7. The judicial authority is regulated by chapter five of part IV of the Constitution, which includes provisions establishing the supremacy of the law (article 129) and recognizing the independence of the judiciary (articles 130 and 131), that judges shall not be removed from office arbitrarily (article 134), that court sessions shall be public
(article 133) and that everyone shall have access to the courts (article 135). Chapter five also enshrines the existence of the Supreme Council of the Judiciary, the body in charge of the administration of the courts (article 137). The Constitution further defines the general
A/HRC/29/26/Add.1 role of the Attorney-General as that of conducting public prosecution in the name of the people, supervising law enforcement and ensuring the application of criminal laws
8. In addition, the Constitution guarantees in its part III a selected list of fundamental rights and freedoms. Of interest to the Special Rapporteur’s mandate, guarantees relating to equality before the law, the principle of legality, the right not to be arbitrarily arrested and detained, the presumption of innocence and the right to defend oneself are enshrined.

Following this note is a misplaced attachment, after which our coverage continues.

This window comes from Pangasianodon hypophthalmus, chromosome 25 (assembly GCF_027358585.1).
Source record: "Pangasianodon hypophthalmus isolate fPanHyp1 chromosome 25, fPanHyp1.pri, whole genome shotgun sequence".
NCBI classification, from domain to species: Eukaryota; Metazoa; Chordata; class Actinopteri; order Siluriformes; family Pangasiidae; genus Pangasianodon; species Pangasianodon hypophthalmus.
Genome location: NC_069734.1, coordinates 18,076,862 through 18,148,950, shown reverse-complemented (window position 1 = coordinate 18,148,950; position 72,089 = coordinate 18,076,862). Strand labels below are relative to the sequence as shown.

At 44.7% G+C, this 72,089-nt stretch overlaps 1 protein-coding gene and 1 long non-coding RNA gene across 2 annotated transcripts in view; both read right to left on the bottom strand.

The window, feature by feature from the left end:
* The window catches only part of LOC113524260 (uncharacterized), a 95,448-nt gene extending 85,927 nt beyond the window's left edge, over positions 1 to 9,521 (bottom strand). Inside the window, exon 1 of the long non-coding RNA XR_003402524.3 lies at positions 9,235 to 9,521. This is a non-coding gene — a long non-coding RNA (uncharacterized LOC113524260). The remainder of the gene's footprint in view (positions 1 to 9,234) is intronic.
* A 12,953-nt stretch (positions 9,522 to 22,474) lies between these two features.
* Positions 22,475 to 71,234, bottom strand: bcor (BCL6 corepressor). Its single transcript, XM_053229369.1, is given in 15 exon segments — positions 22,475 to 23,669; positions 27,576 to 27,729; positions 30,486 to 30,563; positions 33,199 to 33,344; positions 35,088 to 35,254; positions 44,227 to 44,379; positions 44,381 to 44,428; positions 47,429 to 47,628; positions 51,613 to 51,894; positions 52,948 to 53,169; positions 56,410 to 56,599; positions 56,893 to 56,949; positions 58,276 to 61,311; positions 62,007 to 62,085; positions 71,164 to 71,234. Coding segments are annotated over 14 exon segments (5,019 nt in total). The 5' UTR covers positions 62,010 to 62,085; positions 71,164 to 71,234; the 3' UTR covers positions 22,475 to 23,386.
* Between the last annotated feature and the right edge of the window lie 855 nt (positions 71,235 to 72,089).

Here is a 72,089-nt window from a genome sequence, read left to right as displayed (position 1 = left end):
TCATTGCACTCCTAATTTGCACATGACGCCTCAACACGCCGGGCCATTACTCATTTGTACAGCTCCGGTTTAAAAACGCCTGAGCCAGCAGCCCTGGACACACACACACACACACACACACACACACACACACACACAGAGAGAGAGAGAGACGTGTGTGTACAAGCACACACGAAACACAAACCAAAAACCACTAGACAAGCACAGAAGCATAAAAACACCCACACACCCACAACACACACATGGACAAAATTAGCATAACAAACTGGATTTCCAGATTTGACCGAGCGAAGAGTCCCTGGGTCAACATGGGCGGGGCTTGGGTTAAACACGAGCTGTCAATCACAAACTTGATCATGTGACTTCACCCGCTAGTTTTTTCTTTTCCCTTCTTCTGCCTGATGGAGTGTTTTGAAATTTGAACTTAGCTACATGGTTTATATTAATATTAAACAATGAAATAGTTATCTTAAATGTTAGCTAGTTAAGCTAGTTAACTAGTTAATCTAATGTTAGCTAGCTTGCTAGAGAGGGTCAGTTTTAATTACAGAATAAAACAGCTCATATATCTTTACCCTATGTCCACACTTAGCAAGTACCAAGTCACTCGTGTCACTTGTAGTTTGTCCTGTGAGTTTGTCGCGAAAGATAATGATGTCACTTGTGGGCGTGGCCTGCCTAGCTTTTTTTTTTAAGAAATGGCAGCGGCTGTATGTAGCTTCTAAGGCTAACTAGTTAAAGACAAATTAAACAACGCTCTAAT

Finally, article 6 of the Constitution stipulates that the State shall respect and strive to implement all international conventions and agreements to which it is a party.
9. Qatar is governed by a legal system based on a mixture of civil law and sharia (or
Islamic law); sharia law is recognized in the Constitution as the principal source of legislation (article 1). British common law-inspired legislation is also applied by the institutions of the Qatar Financial Centre (see below). Some of the most fundamental pieces of legislation related to the mandate of the Special Rapporteur are listed in this section.
10. The judiciary is governed by Law No. 10 of 2003 “on the Judicial Authority” (as amended), which establishes, inter alia, the structure, composition, jurisdiction and internal functioning of the courts; the Supreme Council of the Judiciary, its composition and competence; the recruitment conditions, appointment, promotion, tenure and retirement age of judges; and the independence, duties and accountability of judges, as well as disciplinary procedures. Law No. 10 of 2003 was complemented by Law No. 12 of 2008, which set up a